The fact that men sometimes apostrophize the heavens, or the elements, gives no pretext for explaining as personification all the passages in which God or Christ is introduced as a person. So also with regard to the Holy Spirit. He is introduced as a person so often, not merely in poetic or excited discourse, but in simple narrative, and in didactic instructions; and his personality is sustained by so many collateral proofs, that to explain the use of the personal pronouns in relation to Him on the principle of personification, is to do violence to all the rules of interpretation. Thus in Acts 13:2, "The Holy Ghost said, Separate me Barnabas and Saul, for the work where- unto I have called them." Our Lord says (John 15:26), "When the Comforter is come whom I will send unto you from the Father, even the Spirit of truth which proceedeth from the Father, He shall testify of me."
The use of the masculine pronoun H instead of it, shows that the Spirit is a person. In the following chapter (John 16:13, 14) It is there said, "When He the Spirit of truth, is come, He will guide you into all truth: for He shall not speak of Himself; but whatsoever He shall hear, that shall He speak, and He will show you things to come. Be shall glorify me for He shall receive of mine, and shall show it unto you." Here there is no possibility of accounting for the use of the personal pronoun He on any other ground than the personality of the Spirit.
2. We stand in relations to the Holy Spirit which we can sustain only to a person. He is the object of our faith. We believe on the Holy Ghost. This faith we profess in baptism. We are baptized not only in the name of the Father and of the Son, but also of the Holy Ghost. The very association of the Spirit in such a connection, with the Father and the Son, as they are admitted to be distinct persons, proves that the Spirit also is a person. Besides the use of the words eis to onoma, unto the name, admits of no other explanation.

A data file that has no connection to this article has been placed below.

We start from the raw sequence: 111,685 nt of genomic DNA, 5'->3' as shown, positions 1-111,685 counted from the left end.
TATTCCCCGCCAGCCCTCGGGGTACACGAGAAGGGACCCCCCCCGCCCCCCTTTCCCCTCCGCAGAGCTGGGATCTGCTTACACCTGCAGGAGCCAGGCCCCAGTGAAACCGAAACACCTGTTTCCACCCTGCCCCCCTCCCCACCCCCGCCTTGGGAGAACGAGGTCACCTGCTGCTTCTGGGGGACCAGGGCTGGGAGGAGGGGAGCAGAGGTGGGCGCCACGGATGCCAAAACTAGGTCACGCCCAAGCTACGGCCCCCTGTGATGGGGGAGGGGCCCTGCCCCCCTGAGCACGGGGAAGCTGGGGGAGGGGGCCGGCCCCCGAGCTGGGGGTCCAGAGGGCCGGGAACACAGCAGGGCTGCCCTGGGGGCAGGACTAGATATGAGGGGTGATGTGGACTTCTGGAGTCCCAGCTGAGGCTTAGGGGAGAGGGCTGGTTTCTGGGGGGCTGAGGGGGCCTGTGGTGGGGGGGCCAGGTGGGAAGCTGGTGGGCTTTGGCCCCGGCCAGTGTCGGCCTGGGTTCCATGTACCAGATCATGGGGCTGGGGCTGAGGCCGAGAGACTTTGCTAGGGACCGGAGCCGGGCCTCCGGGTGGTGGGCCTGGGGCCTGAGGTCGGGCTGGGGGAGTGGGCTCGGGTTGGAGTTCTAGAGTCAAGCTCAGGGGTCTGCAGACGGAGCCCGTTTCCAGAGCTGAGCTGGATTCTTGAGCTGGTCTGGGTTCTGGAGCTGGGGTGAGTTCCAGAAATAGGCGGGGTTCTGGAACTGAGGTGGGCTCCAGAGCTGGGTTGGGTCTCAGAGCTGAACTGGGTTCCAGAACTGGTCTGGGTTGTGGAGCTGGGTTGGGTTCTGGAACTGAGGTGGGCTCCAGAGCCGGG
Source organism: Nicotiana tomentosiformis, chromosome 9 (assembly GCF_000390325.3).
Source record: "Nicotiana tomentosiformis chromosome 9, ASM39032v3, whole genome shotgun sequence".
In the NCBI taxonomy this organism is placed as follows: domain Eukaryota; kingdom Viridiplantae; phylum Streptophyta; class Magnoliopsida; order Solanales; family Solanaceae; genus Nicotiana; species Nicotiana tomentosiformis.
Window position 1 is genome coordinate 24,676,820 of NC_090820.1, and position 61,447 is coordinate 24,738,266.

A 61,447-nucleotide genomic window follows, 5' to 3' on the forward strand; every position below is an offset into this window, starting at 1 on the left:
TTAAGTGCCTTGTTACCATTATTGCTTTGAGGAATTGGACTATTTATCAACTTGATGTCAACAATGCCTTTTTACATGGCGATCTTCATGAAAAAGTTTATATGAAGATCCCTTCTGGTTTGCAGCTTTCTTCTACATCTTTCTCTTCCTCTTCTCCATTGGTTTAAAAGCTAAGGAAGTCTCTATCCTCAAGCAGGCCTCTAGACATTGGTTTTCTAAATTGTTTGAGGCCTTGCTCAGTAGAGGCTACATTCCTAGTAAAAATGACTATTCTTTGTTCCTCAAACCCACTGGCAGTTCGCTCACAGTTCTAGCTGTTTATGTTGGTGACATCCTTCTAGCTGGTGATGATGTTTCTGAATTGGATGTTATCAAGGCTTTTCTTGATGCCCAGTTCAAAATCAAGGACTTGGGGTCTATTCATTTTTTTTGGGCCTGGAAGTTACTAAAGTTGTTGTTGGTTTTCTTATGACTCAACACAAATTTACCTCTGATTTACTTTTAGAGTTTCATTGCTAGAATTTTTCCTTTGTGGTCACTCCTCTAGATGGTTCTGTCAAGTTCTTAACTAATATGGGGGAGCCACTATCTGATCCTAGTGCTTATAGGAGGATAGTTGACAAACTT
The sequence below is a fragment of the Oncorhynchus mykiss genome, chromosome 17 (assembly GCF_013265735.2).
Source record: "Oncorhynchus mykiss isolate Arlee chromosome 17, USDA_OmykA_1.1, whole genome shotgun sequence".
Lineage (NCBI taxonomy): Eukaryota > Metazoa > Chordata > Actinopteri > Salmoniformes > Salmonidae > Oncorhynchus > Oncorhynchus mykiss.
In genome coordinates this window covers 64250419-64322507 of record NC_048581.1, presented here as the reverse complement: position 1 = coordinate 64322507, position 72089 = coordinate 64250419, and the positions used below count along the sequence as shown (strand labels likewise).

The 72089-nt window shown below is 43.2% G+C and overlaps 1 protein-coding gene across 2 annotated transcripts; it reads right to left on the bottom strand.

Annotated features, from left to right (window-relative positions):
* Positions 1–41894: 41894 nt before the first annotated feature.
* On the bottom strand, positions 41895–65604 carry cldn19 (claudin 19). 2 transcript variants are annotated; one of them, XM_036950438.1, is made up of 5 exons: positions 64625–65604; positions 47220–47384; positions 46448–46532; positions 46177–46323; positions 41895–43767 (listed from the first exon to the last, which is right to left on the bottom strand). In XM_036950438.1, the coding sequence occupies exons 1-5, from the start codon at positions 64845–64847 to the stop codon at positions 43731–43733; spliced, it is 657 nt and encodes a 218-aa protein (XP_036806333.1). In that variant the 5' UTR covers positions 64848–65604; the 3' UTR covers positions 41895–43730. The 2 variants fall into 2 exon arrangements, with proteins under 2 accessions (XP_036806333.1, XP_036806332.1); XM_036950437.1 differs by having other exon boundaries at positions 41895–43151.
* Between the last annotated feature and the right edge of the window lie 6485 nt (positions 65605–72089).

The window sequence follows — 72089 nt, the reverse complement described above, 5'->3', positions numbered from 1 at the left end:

By baptism we profess to acknowledge the Spirit as we acknowledge the Father and the Son, and we bind ourselves to the one as well as to the others. If when the Apostle tells the Corinthians that they were not baptized "in the name of Paul," and when he says that the Hebrews were baptized unto Moses, he means that the Corinthians were not, and that the Hebrews were made the disciples, the one of Paul and the others of Moses; then when we are baptized unto the name of the Spirit, the meaning is that in baptism we profess to be his disciples; we bind ourselves to receive his instructions, and to submit to his control. We stand in the same relation to Him as to the Father and to the Son; we acknowledge Him to be a person as distinctly as we acknowledge the personality of the Son, or of the Father. Christians not only profess to believe on the Holy Ghost, but they are also the recipients of his gifts.
He is to them an object of prayer. In the apostolic benediction, the grace of Christ, the love of the Father, and the fellowship of the Holy Ghost, are solemnly invoked. We pray to the Spirit for the communication of Himself to us, that He may, according to the promise of our Lord, dwell in us, as we pray to Christ that we may be the objects of his unmerited love. Accordingly we are exhorted not "to sin against," "not to resist," not "to grieve" the Holy Spirit. He is represented, therefore, as a person who can be the object of our acts; whom we may please or offend; with whom we may have communion, I. e., personal intercourse; who can love and be loved; who can say " thou" to us; and whom we can invoke in every time of" need.
3. The Spirit also sustains relations to us, and performs offices which none but a person can sustain or perform. He is our teacher, sanctifier, comforter, and guide. He governs every believer who is led by the Spirit, and the whole Church. He calls, as He called Barnabas and Saul, to the work of the ministry, or to some special field of labor. Pastors or bishops are made overseers by the Holy Ghost.